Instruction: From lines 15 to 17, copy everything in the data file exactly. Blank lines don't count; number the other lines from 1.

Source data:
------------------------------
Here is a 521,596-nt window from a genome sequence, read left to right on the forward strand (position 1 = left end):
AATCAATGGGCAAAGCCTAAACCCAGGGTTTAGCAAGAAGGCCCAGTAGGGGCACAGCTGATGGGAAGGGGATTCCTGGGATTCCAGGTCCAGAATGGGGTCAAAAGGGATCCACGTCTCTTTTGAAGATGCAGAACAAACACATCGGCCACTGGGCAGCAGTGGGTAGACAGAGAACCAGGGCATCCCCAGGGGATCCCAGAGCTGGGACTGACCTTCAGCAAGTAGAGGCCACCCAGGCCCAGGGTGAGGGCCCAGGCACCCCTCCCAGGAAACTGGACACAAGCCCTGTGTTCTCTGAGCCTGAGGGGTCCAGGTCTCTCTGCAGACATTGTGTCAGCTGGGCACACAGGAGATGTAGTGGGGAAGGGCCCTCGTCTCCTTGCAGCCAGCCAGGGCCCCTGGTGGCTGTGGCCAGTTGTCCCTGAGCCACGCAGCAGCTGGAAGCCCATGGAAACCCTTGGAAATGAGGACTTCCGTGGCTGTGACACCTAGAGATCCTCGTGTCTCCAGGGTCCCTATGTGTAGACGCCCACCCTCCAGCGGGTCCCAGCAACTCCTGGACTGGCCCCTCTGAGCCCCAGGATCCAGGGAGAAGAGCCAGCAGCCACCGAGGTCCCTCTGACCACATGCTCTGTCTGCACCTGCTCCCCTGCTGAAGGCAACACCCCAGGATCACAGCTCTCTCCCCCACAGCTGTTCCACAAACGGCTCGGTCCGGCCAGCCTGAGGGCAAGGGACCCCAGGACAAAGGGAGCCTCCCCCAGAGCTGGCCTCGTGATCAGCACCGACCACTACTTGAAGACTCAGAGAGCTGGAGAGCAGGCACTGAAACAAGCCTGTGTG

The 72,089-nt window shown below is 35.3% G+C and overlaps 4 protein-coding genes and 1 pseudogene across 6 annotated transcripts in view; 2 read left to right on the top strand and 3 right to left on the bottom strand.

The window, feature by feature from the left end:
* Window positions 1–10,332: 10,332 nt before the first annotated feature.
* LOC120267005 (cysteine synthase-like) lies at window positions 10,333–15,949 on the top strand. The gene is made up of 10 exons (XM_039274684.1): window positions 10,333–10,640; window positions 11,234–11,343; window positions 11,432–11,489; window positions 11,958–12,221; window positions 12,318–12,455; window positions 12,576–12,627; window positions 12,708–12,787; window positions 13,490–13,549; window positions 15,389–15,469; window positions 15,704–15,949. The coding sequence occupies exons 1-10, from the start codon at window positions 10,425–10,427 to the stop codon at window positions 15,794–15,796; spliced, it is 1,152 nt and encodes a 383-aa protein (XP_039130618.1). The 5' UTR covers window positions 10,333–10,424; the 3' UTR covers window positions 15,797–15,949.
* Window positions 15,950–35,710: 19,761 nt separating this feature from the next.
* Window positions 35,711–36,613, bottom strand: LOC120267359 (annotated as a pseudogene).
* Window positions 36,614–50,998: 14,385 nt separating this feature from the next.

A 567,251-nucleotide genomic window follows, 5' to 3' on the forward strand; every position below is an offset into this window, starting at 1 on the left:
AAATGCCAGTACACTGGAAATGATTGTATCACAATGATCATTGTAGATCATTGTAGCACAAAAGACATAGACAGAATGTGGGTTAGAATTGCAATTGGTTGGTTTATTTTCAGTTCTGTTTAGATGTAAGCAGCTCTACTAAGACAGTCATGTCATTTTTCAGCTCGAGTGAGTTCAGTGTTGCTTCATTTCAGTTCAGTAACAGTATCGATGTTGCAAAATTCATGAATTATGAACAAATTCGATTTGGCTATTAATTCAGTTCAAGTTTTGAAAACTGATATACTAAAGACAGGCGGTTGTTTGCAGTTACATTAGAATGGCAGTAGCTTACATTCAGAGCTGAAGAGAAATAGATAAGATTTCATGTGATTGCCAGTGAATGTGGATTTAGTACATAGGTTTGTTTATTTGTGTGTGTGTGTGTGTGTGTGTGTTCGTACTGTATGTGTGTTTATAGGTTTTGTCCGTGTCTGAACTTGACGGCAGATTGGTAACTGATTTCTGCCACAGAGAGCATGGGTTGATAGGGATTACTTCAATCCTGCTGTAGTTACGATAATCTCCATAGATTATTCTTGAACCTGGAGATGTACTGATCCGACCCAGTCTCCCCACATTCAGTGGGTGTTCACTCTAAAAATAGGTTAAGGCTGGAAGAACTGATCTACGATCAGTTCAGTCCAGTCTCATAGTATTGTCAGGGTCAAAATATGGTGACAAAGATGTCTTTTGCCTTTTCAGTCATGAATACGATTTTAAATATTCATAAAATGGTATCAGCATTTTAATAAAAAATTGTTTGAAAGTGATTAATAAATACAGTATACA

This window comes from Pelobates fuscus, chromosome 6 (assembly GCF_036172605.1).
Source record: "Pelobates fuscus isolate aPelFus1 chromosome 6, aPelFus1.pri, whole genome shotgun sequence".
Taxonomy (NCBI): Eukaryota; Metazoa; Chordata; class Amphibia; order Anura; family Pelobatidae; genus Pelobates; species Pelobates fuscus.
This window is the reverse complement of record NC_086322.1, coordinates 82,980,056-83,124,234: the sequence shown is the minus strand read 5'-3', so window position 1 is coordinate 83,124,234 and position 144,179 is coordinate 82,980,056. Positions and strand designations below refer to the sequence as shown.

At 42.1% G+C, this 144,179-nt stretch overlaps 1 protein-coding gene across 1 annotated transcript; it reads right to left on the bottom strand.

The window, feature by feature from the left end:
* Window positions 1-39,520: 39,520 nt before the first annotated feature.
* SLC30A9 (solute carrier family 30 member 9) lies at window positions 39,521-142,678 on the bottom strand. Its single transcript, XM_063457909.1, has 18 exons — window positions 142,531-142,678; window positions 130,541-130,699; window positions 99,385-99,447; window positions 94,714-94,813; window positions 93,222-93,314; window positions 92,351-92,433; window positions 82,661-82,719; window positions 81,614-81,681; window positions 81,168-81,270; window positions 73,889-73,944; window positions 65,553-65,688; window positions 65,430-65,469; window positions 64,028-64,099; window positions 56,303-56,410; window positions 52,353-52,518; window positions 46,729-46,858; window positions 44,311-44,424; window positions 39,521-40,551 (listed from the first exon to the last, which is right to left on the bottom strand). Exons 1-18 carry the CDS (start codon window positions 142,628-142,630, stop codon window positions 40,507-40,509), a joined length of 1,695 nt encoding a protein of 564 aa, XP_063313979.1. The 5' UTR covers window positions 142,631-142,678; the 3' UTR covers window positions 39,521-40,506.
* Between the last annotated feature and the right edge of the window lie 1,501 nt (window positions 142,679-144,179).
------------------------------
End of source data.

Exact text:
This window is the reverse complement of record NC_086322.1, coordinates 82,980,056-83,124,234: the sequence shown is the minus strand read 5'-3', so window position 1 is coordinate 83,124,234 and position 144,179 is coordinate 82,980,056. Positions and strand designations below refer to the sequence as shown.

At 42.1% G+C, this 144,179-nt stretch overlaps 1 protein-coding gene across 1 annotated transcript; it reads right to left on the bottom strand.

The window, feature by feature from the left end: